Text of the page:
UN humanitarian aid plan ‘severely under-funded’ for Afghanistan

The United Nations said on Monday it is concerned about the huge funding gap for the Afghanistan Humanitarian Funding Plan (HRP) for 2023, which comes at a time when aid needs are at an all-time high in the country.

In a reported issued by the UN Office for the Coordination of Humanitarian Affairs (OCHA), the agency said by the end of the first quarter of this year, $249 million was reported to be confirmed for humanitarian funding for 2023, but that this was nearly one-third of the amount received by the same time in 2022.

“This remains a concern as humanitarian needs in Afghanistan are at an all-time high, the country is feeling the blow of the third consecutive year of drought-like conditions and the second year of crippling economic decline, while still reeling from the effects of 40 years of conflict and recurrent natural disasters,” OCHA said.

The report, prepared for donors to support them in their funding decisions, highlighted OCHA’s concerns with under-funding ahead of spring in Afghanistan.

“Spring comes with key risks of floods and rise in communicable diseases – such as acute watery diarrhea (AWD), cholera, measles and other waterborne diseases – in a context where Afghans are already facing record-level food insecurity, malnutrition, water scarcity and drought-like conditions.”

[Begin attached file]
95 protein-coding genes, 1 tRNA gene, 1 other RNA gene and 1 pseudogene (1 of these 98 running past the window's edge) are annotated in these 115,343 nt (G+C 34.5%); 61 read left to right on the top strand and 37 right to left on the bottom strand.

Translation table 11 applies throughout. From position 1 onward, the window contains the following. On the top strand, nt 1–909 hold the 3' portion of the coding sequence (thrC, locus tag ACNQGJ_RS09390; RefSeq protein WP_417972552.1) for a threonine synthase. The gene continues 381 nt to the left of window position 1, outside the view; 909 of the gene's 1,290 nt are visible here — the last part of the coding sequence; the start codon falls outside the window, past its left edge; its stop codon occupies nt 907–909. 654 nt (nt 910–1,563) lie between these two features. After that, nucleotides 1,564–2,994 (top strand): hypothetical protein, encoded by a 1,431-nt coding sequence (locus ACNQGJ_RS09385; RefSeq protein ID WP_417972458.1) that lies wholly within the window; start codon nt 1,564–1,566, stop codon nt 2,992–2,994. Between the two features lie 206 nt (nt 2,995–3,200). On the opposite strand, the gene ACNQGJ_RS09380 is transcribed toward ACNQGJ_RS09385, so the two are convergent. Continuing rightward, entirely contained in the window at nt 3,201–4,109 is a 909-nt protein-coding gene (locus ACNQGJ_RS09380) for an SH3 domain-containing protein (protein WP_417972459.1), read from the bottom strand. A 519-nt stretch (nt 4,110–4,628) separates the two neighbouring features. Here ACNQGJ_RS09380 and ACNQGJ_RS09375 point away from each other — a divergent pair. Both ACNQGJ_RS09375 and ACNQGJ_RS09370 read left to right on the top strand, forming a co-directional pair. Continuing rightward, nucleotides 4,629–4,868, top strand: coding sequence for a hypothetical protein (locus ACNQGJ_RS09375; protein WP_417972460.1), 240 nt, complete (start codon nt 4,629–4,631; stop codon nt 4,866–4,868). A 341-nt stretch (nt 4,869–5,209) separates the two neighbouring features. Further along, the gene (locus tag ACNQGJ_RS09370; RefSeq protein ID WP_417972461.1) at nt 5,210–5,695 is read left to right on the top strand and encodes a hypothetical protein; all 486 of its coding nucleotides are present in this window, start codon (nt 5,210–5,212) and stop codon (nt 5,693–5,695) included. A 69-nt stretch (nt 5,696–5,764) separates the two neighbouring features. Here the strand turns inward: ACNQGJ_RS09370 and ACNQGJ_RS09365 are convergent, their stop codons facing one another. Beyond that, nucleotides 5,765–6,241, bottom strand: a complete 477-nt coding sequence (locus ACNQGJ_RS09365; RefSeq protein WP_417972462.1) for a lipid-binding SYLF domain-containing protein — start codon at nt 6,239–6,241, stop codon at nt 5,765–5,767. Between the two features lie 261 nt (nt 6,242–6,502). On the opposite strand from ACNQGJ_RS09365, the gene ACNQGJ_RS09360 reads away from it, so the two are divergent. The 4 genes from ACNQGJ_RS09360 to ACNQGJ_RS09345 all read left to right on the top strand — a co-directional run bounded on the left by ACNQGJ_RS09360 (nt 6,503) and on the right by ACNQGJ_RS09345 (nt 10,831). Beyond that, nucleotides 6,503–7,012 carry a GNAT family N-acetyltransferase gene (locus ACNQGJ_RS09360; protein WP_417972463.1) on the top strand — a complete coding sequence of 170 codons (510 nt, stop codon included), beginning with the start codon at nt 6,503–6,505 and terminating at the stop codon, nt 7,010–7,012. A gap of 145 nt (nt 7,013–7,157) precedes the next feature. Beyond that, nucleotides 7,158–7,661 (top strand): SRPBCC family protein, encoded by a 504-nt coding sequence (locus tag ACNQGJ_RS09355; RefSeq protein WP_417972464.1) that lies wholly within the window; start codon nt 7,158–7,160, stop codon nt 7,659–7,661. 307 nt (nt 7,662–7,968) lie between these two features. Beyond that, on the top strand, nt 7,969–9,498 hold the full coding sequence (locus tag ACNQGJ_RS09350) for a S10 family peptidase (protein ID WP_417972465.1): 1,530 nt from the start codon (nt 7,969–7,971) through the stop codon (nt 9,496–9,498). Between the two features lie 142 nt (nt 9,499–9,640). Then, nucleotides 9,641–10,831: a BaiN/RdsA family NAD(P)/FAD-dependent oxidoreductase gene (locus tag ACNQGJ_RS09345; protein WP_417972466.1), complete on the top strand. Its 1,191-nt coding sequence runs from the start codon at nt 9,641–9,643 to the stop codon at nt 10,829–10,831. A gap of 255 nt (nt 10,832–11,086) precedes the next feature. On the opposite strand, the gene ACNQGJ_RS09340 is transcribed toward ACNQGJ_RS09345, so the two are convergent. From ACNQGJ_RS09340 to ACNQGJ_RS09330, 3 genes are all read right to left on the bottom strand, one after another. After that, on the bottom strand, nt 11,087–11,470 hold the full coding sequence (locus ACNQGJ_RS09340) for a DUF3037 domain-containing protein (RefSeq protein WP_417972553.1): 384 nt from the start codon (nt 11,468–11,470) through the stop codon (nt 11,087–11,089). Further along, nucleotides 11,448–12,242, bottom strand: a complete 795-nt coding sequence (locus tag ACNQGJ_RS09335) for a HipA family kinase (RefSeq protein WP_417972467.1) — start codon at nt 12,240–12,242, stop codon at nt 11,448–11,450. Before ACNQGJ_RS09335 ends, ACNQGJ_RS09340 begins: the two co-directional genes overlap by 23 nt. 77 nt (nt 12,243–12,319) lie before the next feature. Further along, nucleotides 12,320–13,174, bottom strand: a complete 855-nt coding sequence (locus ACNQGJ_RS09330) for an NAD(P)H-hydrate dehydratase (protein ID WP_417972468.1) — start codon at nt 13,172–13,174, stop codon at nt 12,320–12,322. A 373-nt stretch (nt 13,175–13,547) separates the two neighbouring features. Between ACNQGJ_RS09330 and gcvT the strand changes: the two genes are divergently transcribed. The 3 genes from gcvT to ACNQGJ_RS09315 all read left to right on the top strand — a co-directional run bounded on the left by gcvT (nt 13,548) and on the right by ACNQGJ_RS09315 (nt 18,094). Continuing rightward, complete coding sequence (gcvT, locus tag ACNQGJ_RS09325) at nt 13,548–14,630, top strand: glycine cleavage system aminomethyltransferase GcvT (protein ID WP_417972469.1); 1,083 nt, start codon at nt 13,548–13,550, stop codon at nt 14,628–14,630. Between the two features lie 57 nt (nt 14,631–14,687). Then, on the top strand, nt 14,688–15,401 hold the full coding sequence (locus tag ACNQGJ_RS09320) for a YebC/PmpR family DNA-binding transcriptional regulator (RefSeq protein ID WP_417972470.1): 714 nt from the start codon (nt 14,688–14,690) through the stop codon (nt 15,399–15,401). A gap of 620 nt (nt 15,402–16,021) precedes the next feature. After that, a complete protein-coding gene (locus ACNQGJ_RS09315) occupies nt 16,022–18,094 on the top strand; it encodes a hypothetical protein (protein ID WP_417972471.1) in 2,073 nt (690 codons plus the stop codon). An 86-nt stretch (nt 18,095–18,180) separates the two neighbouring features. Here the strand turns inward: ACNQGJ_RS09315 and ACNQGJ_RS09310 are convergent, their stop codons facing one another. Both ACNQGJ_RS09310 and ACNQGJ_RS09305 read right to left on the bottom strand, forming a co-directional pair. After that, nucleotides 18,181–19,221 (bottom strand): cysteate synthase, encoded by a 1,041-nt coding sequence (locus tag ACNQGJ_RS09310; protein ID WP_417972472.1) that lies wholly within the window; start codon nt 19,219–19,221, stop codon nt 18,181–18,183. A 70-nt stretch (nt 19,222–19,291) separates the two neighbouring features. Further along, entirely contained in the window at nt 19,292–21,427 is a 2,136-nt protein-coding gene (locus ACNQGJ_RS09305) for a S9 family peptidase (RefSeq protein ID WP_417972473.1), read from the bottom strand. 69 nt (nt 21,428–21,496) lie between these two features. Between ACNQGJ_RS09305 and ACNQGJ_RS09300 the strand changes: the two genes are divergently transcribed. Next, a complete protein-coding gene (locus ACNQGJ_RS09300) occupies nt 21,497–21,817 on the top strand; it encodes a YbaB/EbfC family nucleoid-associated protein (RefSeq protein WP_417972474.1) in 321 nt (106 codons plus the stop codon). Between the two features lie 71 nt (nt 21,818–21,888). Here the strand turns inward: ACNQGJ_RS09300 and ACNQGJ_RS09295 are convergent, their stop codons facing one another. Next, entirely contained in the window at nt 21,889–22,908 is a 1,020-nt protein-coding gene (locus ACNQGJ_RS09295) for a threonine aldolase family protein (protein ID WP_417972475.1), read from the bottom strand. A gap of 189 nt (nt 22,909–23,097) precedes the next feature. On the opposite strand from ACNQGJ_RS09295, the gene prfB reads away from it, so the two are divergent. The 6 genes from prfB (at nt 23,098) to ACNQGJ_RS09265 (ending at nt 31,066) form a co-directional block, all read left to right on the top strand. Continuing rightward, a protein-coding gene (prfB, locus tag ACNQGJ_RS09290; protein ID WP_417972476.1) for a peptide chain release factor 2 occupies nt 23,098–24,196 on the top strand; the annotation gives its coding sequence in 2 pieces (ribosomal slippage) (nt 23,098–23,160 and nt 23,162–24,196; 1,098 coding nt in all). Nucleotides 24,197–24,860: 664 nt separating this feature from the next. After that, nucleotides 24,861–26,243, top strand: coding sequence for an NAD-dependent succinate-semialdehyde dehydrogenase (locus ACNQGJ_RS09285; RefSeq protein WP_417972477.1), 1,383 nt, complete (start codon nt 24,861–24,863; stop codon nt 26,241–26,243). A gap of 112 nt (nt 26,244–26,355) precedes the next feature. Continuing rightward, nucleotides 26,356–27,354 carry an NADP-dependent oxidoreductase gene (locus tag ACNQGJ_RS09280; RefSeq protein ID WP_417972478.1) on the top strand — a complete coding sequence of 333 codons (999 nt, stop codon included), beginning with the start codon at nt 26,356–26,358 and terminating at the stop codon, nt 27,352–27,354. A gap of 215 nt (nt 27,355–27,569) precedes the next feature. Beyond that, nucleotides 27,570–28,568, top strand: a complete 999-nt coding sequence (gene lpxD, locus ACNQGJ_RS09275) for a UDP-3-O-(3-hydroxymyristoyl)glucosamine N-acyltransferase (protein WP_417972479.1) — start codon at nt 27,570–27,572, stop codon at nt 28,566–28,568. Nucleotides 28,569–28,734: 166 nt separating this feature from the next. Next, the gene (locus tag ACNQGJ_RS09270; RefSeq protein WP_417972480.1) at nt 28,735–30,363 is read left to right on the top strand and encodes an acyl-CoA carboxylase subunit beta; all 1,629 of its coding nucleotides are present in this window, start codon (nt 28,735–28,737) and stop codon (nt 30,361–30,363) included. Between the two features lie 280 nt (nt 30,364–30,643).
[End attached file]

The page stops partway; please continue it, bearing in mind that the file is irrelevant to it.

The report also outlines the most time-sensitive underfunded gaps in the response drawing from expected countrywide scenarios for the first half of 2023.

OCHA stated the total immediate funding requirements to address critical gaps for the coming three months is $717.4 million. “This is all part of an overall funding gap of $4.38 billion across the humanitarian response for 2023.”

The report also pointed out that the Taliban’s restriction of female NGO staff is a concern for all humanitarian agencies operating in Afghanistan. “All humanitarian activities are affected,” the report stated.

OCHA stated that between January and February this year, humanitarian partners reached at least 10.3 million people with food and livelihoods support; 2.5 million people with access to health care (consultations and treatment); more than 880,000 children and pregnant and lactating women with support to prevent and address acute malnutrition; 1 million people with water, sanitation and hygiene assistance; 480,000 children with access to education and education materials; 166,000 people with emergency shelter and household items; and 80,000 people with protection assistance – despite funding constraints and access challenges.

Humanitarians were not able to reach people with the full package of intended assistance due to underfunding and late disbursements. So far, five percent of the required funding has been received in 2023 against the $4.62 billion required.